Bryan County Commissioners may start meeting twice a month to give both sides of the county a chance to attend.
Member Toby Roberts suggested the Board to consider holding two meetings per month; a day meeting in Pembroke on the first Tuesday for most county business, and an evening meeting in Richmond Hill primarily for planning and zoning issues on the third Tuesday of the month.
County Commission Chairman Jimmy Burnsed agreed with the suggestion, which came after a lengthy public hearing on a planning and zoning issue from Richmond Hill involving the Indian Bluff Project and a personnel executive session.
Tuesday’s meeting lasted until 6:30 p.m. - making it a five hour meeting.
To have two meetings per month, the Chairman would have to petition state legislature to change the Bryan County charter.
"It’s a change whose time has come." Burnsed said, noting that two thirds of the county’s population lived in Richmond Hill and hoped the change would "help things run much more smoothly."
Roberts said the county’s growth and the issues coming up means a lot of county business to be discussed.
"It would allow us to serve the citizens better and get their input," he said.
Burnsed said petitioning to allow a meeting in Richmond Hill didn’t mean the Courthouse would be moving there as well.
"Pembroke is the county seat, and it’s going to stay that way," he said.
A Richmond Hill meeting wouldn’t "restrict us from bringing a planning and zoning issue to [the Pembroke] meeting, we’d just ask for another meeting where we can vote away from the county seat," Burnsed said.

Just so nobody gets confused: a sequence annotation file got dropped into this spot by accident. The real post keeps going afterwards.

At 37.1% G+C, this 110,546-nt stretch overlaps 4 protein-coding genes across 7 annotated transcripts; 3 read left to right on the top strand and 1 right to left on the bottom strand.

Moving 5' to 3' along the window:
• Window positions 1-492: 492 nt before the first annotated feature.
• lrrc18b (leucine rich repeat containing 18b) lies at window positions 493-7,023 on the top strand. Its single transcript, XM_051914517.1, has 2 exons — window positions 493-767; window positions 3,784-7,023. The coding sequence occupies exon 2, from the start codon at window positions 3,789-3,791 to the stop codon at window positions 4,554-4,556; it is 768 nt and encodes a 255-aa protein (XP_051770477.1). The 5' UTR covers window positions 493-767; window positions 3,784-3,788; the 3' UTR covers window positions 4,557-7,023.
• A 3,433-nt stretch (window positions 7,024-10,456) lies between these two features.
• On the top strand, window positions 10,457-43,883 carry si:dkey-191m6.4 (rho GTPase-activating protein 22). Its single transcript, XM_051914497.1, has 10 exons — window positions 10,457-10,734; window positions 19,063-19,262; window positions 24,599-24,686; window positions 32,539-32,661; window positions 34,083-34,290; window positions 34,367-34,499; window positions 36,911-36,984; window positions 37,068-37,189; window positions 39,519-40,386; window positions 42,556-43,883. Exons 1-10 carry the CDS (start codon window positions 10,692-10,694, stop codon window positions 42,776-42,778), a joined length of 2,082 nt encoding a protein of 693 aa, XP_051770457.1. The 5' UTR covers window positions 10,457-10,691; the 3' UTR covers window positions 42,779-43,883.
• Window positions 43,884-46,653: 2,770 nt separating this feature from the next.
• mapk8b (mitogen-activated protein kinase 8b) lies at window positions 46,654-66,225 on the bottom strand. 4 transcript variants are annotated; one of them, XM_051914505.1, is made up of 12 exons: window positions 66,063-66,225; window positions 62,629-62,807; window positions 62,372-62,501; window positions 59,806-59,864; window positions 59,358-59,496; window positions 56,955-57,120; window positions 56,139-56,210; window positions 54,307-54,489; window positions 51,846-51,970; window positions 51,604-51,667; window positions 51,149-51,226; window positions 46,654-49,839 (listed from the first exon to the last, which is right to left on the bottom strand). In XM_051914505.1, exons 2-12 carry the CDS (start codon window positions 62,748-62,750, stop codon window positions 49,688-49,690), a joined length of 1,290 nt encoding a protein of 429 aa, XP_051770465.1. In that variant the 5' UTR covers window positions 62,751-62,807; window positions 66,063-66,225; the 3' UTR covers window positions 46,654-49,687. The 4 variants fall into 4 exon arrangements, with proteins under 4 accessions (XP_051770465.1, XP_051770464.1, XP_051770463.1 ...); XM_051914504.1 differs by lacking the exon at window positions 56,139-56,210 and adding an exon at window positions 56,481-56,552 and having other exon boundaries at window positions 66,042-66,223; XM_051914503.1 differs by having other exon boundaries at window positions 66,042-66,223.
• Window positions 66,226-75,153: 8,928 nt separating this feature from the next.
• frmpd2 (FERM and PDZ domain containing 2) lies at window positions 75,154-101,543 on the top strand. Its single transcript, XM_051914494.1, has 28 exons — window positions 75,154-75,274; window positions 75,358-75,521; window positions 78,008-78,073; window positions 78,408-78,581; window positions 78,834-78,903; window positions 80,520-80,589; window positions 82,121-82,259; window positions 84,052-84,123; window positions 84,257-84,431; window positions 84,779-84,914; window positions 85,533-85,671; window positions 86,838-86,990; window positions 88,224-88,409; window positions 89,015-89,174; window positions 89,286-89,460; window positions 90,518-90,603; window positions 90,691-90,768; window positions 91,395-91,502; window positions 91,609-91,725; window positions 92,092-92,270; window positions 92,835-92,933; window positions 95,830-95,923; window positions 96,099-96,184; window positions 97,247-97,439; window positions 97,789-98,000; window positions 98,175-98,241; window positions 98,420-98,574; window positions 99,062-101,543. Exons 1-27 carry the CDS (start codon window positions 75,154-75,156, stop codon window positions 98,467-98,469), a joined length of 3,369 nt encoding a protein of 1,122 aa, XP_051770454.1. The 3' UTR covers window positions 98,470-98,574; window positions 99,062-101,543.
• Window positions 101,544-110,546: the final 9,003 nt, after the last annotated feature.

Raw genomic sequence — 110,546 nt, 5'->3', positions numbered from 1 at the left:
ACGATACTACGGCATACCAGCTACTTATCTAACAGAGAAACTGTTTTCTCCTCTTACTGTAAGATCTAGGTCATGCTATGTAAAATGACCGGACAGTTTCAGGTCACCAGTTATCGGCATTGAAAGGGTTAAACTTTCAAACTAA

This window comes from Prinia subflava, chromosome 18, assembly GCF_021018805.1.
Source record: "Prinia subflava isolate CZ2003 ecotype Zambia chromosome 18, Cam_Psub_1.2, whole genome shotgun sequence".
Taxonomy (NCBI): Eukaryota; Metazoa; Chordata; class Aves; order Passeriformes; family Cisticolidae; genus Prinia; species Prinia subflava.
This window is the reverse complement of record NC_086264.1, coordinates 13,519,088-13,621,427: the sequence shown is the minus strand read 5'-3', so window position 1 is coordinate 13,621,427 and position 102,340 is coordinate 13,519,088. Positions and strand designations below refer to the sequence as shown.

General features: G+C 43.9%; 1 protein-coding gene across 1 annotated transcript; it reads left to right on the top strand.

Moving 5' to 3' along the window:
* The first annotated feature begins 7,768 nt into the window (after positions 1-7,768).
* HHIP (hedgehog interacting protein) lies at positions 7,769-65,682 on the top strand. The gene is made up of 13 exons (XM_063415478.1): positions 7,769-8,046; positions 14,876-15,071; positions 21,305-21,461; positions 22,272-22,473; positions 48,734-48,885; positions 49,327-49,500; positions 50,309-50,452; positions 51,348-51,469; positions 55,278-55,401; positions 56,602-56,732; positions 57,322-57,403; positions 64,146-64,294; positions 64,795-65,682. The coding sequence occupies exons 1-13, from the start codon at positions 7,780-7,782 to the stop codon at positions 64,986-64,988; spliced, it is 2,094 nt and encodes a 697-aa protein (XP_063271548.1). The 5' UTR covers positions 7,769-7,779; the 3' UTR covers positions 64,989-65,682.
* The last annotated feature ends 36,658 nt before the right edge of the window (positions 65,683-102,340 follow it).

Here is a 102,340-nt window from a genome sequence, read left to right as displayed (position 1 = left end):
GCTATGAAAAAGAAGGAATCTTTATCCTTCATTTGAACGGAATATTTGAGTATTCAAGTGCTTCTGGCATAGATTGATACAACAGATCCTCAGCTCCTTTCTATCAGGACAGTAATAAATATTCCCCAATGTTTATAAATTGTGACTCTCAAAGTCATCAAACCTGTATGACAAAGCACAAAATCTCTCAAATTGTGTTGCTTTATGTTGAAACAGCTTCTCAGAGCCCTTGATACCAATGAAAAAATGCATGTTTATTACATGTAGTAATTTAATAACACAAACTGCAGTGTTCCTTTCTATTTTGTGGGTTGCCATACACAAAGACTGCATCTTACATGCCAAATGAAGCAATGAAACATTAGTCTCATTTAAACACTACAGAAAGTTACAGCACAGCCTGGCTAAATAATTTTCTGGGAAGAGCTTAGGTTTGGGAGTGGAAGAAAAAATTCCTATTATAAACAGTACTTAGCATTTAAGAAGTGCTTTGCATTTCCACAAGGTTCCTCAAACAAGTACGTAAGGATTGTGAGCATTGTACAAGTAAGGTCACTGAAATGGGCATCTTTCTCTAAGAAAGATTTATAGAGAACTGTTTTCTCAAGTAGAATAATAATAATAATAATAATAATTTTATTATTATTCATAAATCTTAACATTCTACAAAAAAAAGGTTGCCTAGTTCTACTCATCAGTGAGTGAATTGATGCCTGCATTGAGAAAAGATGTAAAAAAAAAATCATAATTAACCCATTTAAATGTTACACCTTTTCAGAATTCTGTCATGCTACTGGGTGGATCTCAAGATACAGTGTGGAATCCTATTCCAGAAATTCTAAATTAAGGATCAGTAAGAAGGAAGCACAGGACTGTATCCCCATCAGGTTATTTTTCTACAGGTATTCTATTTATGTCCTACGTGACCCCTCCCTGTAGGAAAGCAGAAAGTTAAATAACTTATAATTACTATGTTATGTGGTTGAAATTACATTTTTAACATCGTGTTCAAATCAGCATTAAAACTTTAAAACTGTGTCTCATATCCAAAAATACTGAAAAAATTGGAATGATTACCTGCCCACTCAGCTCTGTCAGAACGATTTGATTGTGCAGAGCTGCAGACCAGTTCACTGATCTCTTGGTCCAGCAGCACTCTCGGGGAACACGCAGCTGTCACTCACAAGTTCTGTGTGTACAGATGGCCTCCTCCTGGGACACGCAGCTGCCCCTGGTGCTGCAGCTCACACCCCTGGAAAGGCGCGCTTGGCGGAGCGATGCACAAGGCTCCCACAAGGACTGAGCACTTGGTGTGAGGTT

Roberts’ motion to consider carried unanimously.
In other business:
Former Pembroke Police Chief Bill Collins has been hired as director of the Bryan County Drug Free Coalition. The county received a $625,000 grant last year to form the organization.
Collins told the commission the coalition would work to find the drug problem and fix it, working toward a drug free community.
Commission Chairman Jimmy Burnsed said it was fortunate Collins was directing the program, and that it was the most important thing they’re doing right now, especially in light of the recent teen drug busts.
"I was blown away by the pictures of the kids who where involved in this. I don’t think kids sense the seriousness of all this, but it’s serious." Burnsed said.
Member Rick Gardner said the commission wants to remain dedicated to the idea that the county can be drug free and work with that as an ultimate goal.
The Belfast Keller Loop Road and Extension project low bid went to J.Hiers Co. at $1.6 million. It’s the construction companies first time doing business for Bryan County, according to Burnsed. Letters of recommendation lead the commission to believe Hires will do a good job. They discussed the importance of the quality of the project.
The preliminary plat and construction plans of Alan Mock’s Indian Bluff subdivision were approved after lengthy discussion of property neighbor Kathy Gregory’s concerns over an easement and buffers between her property and the subdivision.
According to County Engineer Dale Dudley, Henderson Park in Richmond Hill will be finished soon, and predicted it to be in time for a grand opening event on March 7 when soccer opens. He said the parking lot was paved and they would be able to finish the asphault once the temperatures rose above 45 degrees.
Choate construction won the low bid for the new county administration building in Richmond Hill at a total cost of $3.6 million, which included a contingency amount of $100,000 for things that may come up during construction.
Choate provided an estimated completion time of 180 days from project start and Vice President Todd Osborne told Commissioners they "felt confident" about that time frame.